Straightforward, well rhymed, and the sentiment is spot on.

She wrote many it seems. One named "Kit's Room" has this:

"Here few might know the busy street,
.................................
Lies hidden below--it's noises come
Subdued to such a pleasant hum.

Ah! in how good an hour did I
Sit here alone, so close the sky,
That all my thoughts grew still and clear,
And all my dreams, drew Heaven near."

*****************************
Poetry and gardens go very well together.
Thanks BK for the garden marker. :)


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RE: Garden of The White Dove

Wow!!!

Don B.


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RE: Garden of The White Dove

I love straightforward poetry. My mind tends to wander when it gets too esoteric.

Love the lattice. How tall is it? Does it have a structure on top? In the last photo, it looks like there might be a structure on top as well.

I have to do something about my west side. With the loss of my neighbor's huge elm tree, there's too much late afternoon sun for most of the hosta. Squash Casserole is the only one not griping.

bk


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RE: Garden of The White Dove

Thank yo u for the lovely garden poetry, Bkay and Mocc...this is such an inspirational thread....

Jo


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RE: Garden of The White Dove

I see you have banana trees! It stil blows my mind to see Spanish moss,and hostas,growing in the same place. I once brought up some Spanish moss from my sisters place in Florida,and it only lived a few months,until it got too cold for it. Good design and gardens! Phil


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RE: Garden of The White Dove

BKay, the screen is 10 feet tall. It is not along a property line, so there is no city code to say NO to it. It runs north and south. On top there is a simple structure which could carry the weight of annual vines. I'm not planning to cover it with star jasmine which is evergreen here and can become massive and dense. I want in winter to have vines die back or lose leaves, so I plan on some fragrant vines annuals like morning glories and moonflowers--which bloom at night too. Trying to kick things toward night bloomers to attract more night pollinators.

The posts are 4 feet apart. The panels are 8 feet tall x 4 feet wide, opening is 4 inches square. Willard, the great installer of the screen, placed those posts perfectly so that each panel sits on half of each post, and then the lath strips cover the seams between panels. I decided on the large squares because of hurricane winds, which could take down a tall structure with small holes, just rip it apart. In my design it is a straight line. It would look attractive I think in a zigzag shape (for added strength) if the space was open and standing alone. Then in the zigs and zags, tall columnar cypress or pencil holly or conifers would look nice. The zigs/zags could create a bit of shade too, if you did not have a north/south orientation precisely. Because my screen runs almost north and south, blocking western sun.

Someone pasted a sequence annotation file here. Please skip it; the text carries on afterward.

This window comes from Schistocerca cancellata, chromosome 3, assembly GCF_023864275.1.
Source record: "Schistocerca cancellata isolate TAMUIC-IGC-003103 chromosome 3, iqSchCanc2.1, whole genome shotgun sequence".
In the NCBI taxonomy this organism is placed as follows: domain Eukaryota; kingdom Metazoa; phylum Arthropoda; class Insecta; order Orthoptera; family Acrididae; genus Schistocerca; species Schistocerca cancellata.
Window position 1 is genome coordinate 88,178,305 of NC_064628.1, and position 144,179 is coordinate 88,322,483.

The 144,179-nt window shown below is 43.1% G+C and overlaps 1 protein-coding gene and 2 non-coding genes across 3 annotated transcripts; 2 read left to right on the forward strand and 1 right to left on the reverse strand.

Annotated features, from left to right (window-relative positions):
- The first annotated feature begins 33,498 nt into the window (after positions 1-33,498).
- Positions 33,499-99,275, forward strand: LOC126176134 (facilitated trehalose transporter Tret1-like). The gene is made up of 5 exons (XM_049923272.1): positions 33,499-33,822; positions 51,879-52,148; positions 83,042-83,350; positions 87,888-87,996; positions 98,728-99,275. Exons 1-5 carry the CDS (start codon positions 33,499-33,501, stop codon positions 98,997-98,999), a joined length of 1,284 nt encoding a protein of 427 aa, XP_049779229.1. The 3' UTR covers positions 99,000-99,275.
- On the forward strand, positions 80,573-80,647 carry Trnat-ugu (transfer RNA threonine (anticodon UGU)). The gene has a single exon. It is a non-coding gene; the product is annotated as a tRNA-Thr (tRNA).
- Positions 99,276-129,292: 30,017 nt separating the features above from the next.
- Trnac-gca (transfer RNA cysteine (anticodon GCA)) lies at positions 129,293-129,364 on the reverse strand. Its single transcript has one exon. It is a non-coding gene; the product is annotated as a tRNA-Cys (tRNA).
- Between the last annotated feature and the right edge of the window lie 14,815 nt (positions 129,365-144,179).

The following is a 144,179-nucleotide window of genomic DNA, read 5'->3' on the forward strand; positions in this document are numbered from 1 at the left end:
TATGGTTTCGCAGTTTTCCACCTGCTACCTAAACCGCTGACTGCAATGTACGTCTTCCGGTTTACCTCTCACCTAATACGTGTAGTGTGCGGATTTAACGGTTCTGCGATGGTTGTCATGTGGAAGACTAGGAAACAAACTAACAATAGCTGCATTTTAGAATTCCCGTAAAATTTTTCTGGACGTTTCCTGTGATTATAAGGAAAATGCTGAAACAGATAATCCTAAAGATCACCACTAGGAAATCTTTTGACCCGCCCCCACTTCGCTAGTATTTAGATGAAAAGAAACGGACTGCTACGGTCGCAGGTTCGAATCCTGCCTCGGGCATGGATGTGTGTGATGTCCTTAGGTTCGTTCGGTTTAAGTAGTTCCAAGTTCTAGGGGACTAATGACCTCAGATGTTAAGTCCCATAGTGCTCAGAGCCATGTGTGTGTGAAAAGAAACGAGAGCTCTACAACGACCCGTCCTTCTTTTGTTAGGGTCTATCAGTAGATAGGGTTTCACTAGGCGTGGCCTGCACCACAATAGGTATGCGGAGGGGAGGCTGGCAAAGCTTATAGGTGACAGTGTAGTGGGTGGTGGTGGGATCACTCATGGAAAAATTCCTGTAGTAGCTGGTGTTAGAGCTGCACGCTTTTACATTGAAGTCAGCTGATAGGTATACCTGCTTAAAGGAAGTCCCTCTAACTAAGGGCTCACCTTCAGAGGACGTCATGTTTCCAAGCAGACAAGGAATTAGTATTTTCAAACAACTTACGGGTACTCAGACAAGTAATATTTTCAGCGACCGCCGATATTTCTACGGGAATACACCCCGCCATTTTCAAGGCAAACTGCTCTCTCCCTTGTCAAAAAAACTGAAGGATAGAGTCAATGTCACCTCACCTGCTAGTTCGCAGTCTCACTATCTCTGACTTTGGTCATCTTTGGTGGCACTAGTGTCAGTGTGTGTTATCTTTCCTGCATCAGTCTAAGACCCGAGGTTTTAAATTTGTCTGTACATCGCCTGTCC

When I was talking with Bruce Banyai about creating shade, he said he taught a course at Hosta College on the subject. Of course there is always the instant solution of shade cloth where immediate results are required. He also recommended buying the large cheap trees from Lowes etc and keeping them in containers to provide shade. Quick growing trees that can take your climate, but can be removed before they get so big they are a problem. I lost my potted palms last winter, also the ficus benjamina that was 8 feet tall and had done shade duty so nicely. Now I think a couple of the cheap reduced-price trees are a good idea. I am watching Lowes for some good choices.

And, Phil, yes, bananas are a nice shade solution in my climate. They grow quickly, can be very dramatic, and they sometimes are dormant for the winter. There are varieties which survive in colder climates, but need the stems wrapped and roots kept insulated. I'm about to try one in a big pot on wheels so I can move it inside my Teahouse for colder weather. And Spanish moss, I know it is on the Georgia coast and in Savannah, but do not know how much further north it thrives. Perhaps not in the mountains where you are? It is a great insulating material on top of pots, and it provides nesting material for cardinals. I see them picking at it like a plate of gray spaghetti. The moss is a member of the tillandsia family of air plants, not attaching itself to the plant/tree nor taking nourishment from it. It even has blooms, which are sort of brownish lip colored the way native sweet shrubs look. It particularly likes live oaks which give it permanent shade and some moisture because those oaks have a way of "weeping" .

Thank you for complimenting the design. I love the way it comes together. Not being a formal person, I like to bring different elements together in unexpected ways that are personally satisfying.

And, BKay, I am very relieved, and pleased, to hear that Squash Casserole is doing a good job for you. I had hoped that would happen. After months of looking good, it is still pretty here too, and so is the NEW one I got this spring. AND, all of her sports are looking good too. I'll try to feature them in a new thread later on. Right now, I have potting to do. And splitting a green sport off of Stargate before that streaker turns all green on me. I sometimes think streakers are a big pain, so demanding of attention. Nothing like SCasserole, which only demands light and lots of WATER.